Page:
When you get to the LILO screen in the Linux Red Hat 7.1 installation , you will have the option to install LILO on the first sector of the boot partition. Hopefully, when you partitioned your Linux partition, you made a boot partition (/boot) as is recommended during that part of the install.

Also make sure that you click the button to make a boot floppy, which you will need later to start Linux because the NT boot loader is not going to show Linux in its list until after you complete the workaround.

When you get to the end of the Linux install, it is going to want to reboot the machine, so go ahead and insert the boot floppy you just made so the machine will boot from that.

If your CMOS is set to boot from the disk before the hard drive, you should boot into Linux. If you installed GNOME, then you will probably boot into the console mode, which is fine. If you installed KDE, it may boot into the KDE desktop, but you can call up a terminal session from there as well.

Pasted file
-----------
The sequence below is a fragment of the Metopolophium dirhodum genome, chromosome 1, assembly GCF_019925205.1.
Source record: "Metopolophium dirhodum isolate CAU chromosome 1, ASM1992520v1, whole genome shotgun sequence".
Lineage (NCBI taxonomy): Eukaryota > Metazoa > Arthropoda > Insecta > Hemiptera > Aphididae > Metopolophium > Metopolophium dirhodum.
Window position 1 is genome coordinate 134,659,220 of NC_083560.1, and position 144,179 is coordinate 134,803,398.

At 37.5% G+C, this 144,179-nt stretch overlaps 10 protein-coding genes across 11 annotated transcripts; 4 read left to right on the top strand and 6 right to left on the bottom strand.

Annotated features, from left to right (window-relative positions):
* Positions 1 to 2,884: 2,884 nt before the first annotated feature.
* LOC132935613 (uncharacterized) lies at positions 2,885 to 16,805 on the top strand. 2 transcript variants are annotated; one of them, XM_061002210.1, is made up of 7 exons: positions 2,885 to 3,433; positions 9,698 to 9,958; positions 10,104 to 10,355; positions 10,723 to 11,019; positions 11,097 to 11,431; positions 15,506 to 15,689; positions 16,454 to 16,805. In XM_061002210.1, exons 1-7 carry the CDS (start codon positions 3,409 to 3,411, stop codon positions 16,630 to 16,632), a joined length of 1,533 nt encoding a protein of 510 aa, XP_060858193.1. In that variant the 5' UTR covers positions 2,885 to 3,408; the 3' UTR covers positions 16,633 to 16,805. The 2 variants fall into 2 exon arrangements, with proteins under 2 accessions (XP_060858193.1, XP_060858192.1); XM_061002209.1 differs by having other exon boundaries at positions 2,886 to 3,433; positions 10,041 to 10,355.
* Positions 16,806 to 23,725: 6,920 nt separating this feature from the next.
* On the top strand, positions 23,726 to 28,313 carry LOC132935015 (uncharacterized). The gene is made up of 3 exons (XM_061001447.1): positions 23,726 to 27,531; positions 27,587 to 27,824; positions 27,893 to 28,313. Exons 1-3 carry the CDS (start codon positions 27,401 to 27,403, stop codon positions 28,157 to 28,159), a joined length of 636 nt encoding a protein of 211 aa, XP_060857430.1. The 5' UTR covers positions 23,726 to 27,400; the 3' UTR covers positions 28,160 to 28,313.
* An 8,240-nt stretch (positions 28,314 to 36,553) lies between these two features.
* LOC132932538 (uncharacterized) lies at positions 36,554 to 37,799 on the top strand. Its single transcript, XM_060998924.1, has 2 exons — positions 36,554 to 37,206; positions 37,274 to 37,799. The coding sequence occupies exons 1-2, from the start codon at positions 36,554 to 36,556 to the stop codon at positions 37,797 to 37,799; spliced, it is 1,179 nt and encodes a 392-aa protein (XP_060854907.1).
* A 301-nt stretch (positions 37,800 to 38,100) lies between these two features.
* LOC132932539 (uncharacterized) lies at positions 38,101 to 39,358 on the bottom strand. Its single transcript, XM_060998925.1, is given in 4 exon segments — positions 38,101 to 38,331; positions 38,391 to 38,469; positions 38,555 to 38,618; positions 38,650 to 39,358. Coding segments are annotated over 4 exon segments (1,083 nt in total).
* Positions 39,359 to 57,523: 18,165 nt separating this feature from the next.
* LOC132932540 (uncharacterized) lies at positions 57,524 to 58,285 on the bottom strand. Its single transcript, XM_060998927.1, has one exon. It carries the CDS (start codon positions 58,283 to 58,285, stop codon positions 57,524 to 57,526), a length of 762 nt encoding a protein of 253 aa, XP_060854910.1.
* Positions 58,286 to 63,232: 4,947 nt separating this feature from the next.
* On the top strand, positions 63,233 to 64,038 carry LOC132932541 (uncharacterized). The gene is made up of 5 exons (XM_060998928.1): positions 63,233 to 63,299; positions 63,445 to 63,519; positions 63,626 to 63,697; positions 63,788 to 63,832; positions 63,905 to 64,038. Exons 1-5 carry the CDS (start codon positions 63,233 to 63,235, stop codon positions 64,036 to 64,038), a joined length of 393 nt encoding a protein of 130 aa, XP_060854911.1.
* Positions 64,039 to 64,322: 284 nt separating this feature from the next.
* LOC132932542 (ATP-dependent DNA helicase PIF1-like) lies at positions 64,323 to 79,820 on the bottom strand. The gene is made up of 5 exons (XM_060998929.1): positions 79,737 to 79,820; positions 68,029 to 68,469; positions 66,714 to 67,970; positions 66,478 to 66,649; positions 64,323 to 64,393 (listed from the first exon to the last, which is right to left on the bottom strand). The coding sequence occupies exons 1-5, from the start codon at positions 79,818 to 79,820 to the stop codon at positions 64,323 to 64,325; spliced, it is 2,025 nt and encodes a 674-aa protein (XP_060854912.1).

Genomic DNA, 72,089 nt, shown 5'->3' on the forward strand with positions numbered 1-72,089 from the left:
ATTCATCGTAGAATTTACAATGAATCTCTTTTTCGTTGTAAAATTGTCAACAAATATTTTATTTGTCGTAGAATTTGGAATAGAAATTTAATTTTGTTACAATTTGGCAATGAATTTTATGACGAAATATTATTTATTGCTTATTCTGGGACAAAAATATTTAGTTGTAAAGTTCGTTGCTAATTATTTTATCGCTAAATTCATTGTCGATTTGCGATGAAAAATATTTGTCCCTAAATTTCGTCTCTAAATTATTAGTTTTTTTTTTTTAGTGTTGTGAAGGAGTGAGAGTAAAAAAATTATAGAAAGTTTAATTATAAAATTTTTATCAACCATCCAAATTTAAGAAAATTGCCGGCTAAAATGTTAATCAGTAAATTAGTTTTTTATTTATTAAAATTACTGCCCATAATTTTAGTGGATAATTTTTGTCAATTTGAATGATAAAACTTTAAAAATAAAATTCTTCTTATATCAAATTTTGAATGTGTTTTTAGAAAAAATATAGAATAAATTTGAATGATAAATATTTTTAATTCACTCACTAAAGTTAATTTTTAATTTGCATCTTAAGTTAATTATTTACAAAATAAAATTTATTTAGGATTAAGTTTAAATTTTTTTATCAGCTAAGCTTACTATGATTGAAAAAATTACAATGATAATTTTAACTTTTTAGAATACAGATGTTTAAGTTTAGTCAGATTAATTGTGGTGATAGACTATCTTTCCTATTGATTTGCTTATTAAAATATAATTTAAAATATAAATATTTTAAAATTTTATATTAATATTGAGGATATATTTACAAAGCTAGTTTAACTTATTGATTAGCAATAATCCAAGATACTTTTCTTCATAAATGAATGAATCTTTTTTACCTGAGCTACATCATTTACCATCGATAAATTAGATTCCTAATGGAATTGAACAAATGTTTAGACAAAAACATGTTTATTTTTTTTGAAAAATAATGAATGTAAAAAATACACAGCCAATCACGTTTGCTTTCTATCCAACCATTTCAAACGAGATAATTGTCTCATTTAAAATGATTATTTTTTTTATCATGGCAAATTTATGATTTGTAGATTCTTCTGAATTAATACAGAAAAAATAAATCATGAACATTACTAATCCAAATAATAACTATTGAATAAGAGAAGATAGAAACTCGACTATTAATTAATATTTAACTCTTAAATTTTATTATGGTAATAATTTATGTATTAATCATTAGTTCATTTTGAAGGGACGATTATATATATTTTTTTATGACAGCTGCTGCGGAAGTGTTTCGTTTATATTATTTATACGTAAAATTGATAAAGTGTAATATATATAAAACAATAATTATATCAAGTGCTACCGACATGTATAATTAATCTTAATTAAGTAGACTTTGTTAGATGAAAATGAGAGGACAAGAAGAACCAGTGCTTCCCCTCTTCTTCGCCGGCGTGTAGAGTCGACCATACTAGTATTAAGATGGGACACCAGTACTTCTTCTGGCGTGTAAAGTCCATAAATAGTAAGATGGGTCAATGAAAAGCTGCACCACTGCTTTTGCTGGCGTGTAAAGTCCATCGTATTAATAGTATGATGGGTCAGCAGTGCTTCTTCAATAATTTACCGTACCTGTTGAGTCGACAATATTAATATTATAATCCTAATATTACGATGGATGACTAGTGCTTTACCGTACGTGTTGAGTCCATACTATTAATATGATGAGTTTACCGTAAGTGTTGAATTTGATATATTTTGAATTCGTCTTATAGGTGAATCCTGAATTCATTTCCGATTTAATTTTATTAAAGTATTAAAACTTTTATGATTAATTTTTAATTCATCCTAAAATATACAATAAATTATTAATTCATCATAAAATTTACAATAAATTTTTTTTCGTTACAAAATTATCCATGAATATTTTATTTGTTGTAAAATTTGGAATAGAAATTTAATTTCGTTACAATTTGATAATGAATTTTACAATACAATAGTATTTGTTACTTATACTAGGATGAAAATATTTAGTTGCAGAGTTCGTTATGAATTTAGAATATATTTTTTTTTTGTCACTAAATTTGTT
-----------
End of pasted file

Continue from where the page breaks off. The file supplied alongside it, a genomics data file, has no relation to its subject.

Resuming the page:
If you didn’t log in as root, you need to su to root and then run /usr/sbin/rdev /boot/vmlinuz to see the location of the boot sector of the Linux partition. If you get something other than an “hd” address, as in “hda,” then you can just type “mount” (without the quotes) and you will see a line similar to:
/dev/hda2 on /boot type ext2 (rw)

Whatever that address for boot is, it goes in the dd command, which will look like:
dd if=/dev/hda2 of=/bootsect.lnx bs=512 count=1

This command line peels the bootsector from your Linux-root partition, and if the bootsect.lnx “bs” value is greater than 512, then something is wrong and the dual boot won’t work.